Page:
13 The clue to the identification of the subsequent Ravenna names up to Celovion (178) lies in the fact that the forts at Chesters on the North Tyne, Corbridge and Ebchester are aligned with one another - and with Durham. This is hilly country, so the fact that these four locations are aligned with one another implies that the sites of the forts were selected, and the forts built, before the road builders arrived in that region. When, subsequently, the main north-south road, Dere Street, was built, it called at Ebchester and Corbridge, but not at Durham and Chesters. One can see, however, that Abisson (175) must have been at Durham, Ebio (176) at Ebchester, Coritiotar (177) at Corbridge and Celovion (178) at Chesters on the North Tyne. Ptolemy’s Epiacum was presumably the same place as Ravenna’s Ebio (176), the fort at Ebchester. The AI form of the name is Vindomora, which will have been Bindomora originally, this being a river-name of the kind comprising a river-suffix, here mora, attached to a place-name, here Bindo, meaning 'high hill summit'. Bindo will have been the name of the promontory fort on the summit of the high hill on the opposite side of the river Derwent from Ebchester. Bindomora will have been one of the two alternative names of the river Derwent, the other of course being Derbentione (see the entry for Ebio in the Alphabetical List). Ravenna's Ebio might be Bindo without its nd and with an E stuck on front, and Ptolemy's Epiacum might just be an attempt to write Ebio in a more classical Latin form. Coritiotar (177), as noted, was a fort at Corbridge, probably the early fort at Red House. The Celtic name will have been Coritisotar (see the entry for Coritiotar in the Alphabetical List) and the later industrial/military complex at Corbridge took the name Coritisotaroppidum. This form, with omission of some internal letters (a common change in Romano-British place-names) became Corstopidum and this form, with the common d→t change, yielded the Corstopitum of the Antonine Itinerary. Celovion (178) appears to be the earliest form we have for the name of the fort at Chesters on the North Tyne. But Celovion will have been a Flavian fort and need not have been on exactly the same site as its Hadrianic successor. The name will have been transferred to the Flavian fort from the Iron Age settlement standing on the steep slope (Celov means ‘steep hill slope’) immediately east of the village of Wall, on the eastern side of the North Tyne. The name was transferred, slightly modified to Celunno, to a later Trajanic frontier fort built nearby, presumably on the Stanegate and possibly close to the point where the road crossed the North Tyne. Later still the name was transferred to the Hadrian’s Wall fort built a little upstream, at Chesters, and at some point the name changed to Cilurno. As to Abisson (175) at Durham, the ab part of the name is just the river-letter b, which is changed to v in the then name, Vedra, of the river Wear, the river on which Durham stands. Abisson will originally have been the name of the Celtic promontory fort now called Maiden Castle. The name will simply have been transferred to a Roman fort built nearby, probably on a site which would enable it to control a crossing of the Wear.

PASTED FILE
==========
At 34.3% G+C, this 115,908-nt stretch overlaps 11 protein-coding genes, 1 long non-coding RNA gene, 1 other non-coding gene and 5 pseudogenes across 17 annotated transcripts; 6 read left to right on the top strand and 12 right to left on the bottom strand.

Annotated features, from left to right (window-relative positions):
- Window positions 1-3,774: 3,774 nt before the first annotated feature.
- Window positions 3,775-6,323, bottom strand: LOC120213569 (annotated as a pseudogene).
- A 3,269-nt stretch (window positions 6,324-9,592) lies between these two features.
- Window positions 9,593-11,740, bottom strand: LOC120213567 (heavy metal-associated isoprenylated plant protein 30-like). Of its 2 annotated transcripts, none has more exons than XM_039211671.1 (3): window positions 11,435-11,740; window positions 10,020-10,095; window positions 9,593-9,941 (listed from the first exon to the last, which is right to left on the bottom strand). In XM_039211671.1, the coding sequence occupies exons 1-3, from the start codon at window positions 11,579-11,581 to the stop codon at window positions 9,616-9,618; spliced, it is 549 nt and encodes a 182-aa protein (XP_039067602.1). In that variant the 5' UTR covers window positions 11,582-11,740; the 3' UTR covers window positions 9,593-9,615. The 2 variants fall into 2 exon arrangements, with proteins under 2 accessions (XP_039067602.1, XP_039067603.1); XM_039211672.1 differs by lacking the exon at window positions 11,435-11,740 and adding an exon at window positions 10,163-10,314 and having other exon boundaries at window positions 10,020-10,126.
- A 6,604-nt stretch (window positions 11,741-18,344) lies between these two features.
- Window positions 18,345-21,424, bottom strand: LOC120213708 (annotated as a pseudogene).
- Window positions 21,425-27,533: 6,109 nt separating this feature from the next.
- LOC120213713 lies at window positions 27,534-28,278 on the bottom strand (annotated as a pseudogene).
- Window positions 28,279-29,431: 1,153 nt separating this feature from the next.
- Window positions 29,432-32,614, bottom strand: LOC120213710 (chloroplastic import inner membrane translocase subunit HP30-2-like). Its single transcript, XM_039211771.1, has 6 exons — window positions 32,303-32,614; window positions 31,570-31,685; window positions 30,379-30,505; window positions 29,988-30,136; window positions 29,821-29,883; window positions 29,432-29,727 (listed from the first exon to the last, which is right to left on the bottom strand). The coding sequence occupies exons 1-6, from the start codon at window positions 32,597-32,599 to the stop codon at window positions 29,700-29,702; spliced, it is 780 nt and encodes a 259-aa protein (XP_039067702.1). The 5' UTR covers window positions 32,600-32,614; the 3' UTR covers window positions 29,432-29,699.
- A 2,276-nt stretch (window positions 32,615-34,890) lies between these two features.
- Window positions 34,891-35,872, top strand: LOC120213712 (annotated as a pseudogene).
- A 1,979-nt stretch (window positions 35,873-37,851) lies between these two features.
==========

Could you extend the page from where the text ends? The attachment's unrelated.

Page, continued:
14 The Ravenna name between Camulosessa Presidium (172,173) and Abisson (175) is Brigomono (174). Now, if one draws a line on a map between Malton and Durham one will note that that line passes straight through a village called Great Broughton, and this may well be the site of Brigomono. The elements of Brigomono appear to be the transitional element brig, meaning 'high hill steep', and the hill-letter m, the name referring to a location adjacent a steep, high hill, the hill in question being the escarpment just south of Great Broughton.
15 Having brought us up from Malton to Chesters, Ravenna proceeds to use Chesters as a node, for a first route out of Chesters goes via the village of Thockrington to Learchild and then on to Berwick-on-Tweed on Margary road 87. Thockrington will be the site of Ravenna’s Itucodon (179), the don element indicating that the Roman fort was located on the top of raised ground, as Thockrington is. The ituc element looks incomplete – it has the t meaning ‘high’ and the c meaning ‘steep’, but the hill-letter is missing. Perhaps it was an l, giving an element lituc, like the litac of Alitacenon (164). Learchild was thus the Maromago (180) of Ravenna. The Learchild fort has in the past been considered to be the Alavna/Alauna of Ravenna and Ptolemy, the name having been transferred from the river Aln to the fort, but the fort appears rather too far from the Aln to have taken its name from that river. The mag element of Maromago refers to a location adjacent a steep hill, which is certainly true of Learchild, but the place-name was transferred to Learchild from Lacerocomaguve, the Iron Age promontory fort at Brinkburn Priory, within a loop of the river Coquet. If one rewrites the Celtic name as La [ce] ro [co] maguve, deletes the letters in brackets and replaces the uve ending with a simple o, one obtains the form Laromago. The l/m interchange then yields the name Maromago (cf. Celtic Lelamon → Ravenna’s Melamoni). After Maromago Ravenna takes us up to Duabsissis at Berwick-on-Tweed. This name is discussed in detail in Chapters 4 and 19.